Libya Peace Deal Expected to Restore Oil Output

Libya Peace Deal Expected to Restore Oil Output

The UN-backed deal signed between Libya’s two rival factions in Morocco on December 17th is to create a unity government to help recover stability in the divided country, and counter the threat of Islamic State militants,  Al Jazeera reported.

The peace agreement is also expected to pave the way for shuttered oil fields and export terminals to be reopened. Following the peace deal, the National Oil Corporation (NOC) affiliated with the internationally recognized government in eastern Libya announced it would sign agreements with six companies to sell crude oil, according to GulfNews.

The ongoing strife has slumped oil output by almost 80% since 2011. According to data compiled by Bloomberg, Libya pumped 375,000b/d in November 2015. The Central Bank and state oil company have been facing difficulties to manage economy of the country heavily dependent on crude, Reuters reported.

Experts consulted by Bloomberg said that even with the peace deal, the North African nation would struggle to restore its oil production to the pre-2011 levels. They added that any additional Libyan output would feed a glut that had seen oil prices slump by more than 65% since June 2014. According to analysts at the Energy Aspects Ltd., a lasting peace deal may allow  Libya to ramp up its output, but a threat from Islamic State may worsen the situation.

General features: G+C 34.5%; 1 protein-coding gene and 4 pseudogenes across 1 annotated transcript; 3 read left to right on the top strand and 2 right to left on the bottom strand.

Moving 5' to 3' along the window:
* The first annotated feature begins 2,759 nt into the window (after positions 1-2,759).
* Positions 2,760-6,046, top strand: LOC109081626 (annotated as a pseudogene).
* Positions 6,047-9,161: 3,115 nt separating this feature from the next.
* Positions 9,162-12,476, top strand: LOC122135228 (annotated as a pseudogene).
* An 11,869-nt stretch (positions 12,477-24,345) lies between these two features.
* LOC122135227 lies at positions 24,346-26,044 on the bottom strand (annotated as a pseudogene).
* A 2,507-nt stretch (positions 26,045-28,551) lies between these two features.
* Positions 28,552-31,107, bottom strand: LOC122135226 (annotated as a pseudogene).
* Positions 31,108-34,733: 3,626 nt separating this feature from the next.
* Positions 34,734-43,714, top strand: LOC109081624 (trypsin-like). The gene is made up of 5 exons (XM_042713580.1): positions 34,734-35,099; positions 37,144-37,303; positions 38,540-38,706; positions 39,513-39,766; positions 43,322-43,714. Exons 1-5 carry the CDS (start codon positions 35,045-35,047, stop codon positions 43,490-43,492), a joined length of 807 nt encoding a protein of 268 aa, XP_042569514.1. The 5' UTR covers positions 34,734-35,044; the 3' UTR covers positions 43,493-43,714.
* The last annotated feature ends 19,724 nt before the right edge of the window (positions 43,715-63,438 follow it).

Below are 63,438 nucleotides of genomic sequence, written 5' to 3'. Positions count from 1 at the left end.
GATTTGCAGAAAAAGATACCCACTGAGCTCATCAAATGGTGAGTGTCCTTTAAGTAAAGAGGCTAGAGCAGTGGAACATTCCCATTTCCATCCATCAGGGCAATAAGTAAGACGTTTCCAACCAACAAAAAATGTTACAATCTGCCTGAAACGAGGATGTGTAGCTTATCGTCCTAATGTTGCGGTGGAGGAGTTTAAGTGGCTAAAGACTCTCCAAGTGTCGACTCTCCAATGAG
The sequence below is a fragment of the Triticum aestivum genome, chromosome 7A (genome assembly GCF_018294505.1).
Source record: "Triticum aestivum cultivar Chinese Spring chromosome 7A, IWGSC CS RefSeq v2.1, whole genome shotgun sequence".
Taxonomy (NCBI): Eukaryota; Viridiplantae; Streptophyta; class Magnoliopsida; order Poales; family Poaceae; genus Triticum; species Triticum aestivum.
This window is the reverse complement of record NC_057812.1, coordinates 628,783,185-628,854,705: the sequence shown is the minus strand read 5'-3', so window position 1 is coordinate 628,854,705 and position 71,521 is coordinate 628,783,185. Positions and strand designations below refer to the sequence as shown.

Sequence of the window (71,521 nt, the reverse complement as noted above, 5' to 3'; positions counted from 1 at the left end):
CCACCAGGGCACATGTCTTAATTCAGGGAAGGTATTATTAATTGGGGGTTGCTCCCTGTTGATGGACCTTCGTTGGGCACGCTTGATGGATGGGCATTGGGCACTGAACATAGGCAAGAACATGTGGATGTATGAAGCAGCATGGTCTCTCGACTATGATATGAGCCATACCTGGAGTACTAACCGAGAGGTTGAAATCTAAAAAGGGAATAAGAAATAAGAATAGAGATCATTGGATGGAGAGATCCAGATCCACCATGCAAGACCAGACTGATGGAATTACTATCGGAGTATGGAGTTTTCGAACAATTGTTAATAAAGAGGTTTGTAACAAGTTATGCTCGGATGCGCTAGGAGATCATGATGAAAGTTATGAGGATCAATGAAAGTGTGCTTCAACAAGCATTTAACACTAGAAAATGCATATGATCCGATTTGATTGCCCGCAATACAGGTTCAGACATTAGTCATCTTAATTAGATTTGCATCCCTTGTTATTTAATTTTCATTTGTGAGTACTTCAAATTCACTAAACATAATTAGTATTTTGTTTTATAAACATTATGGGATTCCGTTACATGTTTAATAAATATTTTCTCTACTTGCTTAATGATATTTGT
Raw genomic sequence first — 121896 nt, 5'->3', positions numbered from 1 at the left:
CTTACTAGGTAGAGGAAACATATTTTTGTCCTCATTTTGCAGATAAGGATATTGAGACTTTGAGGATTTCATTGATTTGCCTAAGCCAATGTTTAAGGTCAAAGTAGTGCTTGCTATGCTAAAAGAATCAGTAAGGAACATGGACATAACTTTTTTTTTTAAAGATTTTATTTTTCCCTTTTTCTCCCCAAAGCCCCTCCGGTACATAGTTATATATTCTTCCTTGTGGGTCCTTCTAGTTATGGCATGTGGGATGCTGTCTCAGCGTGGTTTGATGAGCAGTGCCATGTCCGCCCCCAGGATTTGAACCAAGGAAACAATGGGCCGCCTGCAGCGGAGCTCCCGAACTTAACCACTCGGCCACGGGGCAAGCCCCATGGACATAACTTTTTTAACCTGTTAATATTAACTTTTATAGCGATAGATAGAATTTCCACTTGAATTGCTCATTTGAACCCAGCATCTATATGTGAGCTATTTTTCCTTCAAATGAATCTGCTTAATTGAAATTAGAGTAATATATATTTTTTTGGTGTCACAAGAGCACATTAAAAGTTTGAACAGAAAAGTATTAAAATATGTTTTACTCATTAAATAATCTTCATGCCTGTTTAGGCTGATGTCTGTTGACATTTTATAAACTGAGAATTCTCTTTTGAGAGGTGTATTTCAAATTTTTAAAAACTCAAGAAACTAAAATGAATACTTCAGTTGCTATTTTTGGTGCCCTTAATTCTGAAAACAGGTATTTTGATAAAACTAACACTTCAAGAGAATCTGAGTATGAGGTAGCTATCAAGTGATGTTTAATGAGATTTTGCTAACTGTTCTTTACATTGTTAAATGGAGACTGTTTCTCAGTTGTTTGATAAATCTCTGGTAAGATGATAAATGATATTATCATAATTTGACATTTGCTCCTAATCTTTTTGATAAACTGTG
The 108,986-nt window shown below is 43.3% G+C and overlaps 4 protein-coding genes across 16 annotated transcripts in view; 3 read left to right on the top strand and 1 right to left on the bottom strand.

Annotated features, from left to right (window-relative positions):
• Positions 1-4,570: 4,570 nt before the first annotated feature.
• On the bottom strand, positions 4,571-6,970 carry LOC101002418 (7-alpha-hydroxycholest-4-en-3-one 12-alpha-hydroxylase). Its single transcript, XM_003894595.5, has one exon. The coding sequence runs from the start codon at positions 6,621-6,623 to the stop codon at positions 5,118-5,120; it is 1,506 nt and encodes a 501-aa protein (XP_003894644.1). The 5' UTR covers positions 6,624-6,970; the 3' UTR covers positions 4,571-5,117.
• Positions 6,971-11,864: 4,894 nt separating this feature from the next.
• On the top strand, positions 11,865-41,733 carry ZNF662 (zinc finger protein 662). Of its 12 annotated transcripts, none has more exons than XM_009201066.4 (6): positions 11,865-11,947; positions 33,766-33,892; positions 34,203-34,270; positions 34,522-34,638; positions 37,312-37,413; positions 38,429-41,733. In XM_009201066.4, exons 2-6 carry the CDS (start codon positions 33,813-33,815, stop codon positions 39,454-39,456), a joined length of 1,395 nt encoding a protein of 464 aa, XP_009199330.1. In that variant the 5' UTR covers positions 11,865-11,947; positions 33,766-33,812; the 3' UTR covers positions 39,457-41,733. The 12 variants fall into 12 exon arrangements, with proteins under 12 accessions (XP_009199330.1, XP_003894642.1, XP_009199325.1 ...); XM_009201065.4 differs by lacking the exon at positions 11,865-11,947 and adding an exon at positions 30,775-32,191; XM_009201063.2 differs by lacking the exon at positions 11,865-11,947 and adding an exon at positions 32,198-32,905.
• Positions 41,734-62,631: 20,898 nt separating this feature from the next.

Wintershall Holding GmbH, which operates eight onshore oil fields in the eastern Sirte Basin, said it would take time and patience for Libya to find stability. Wintershall was forced to suspend its oil exports from the As-Sarah field in November, because the Zueitina terminal was unable to load cargoes.

According to Standard Chartered Plc’s analyst, it is a long way from signing an agreement between the two rival governments to the restoration of the Libyan oil industry to its full capacity, as there still exist splits within the regional governments and their affiliated insurgent groups, Bloomberg informed.

The rival factions – that emerged after the 2011 uprising against Muammar Qaddafi’s 42-year rule – agreed to end years of violence. However, according to observers cited by Al Jazeera, concerns remain about the willingness of existing armed groups on the ground to comply with the terms of the deal.

Libya has had two administrations since 2011; a Tripoli-based government in the west, and an internationally recognized government in the eastern city of Tobruk. The NOC in the west is recognized as the official marketer of the Libyan oil by traders such as Glencore and Vitol Group . The eastern government has set up a separate NOC administration, which represents Libya in matters relating to oil including the Organization of the Petroleum Exporting Countries (OPEC).


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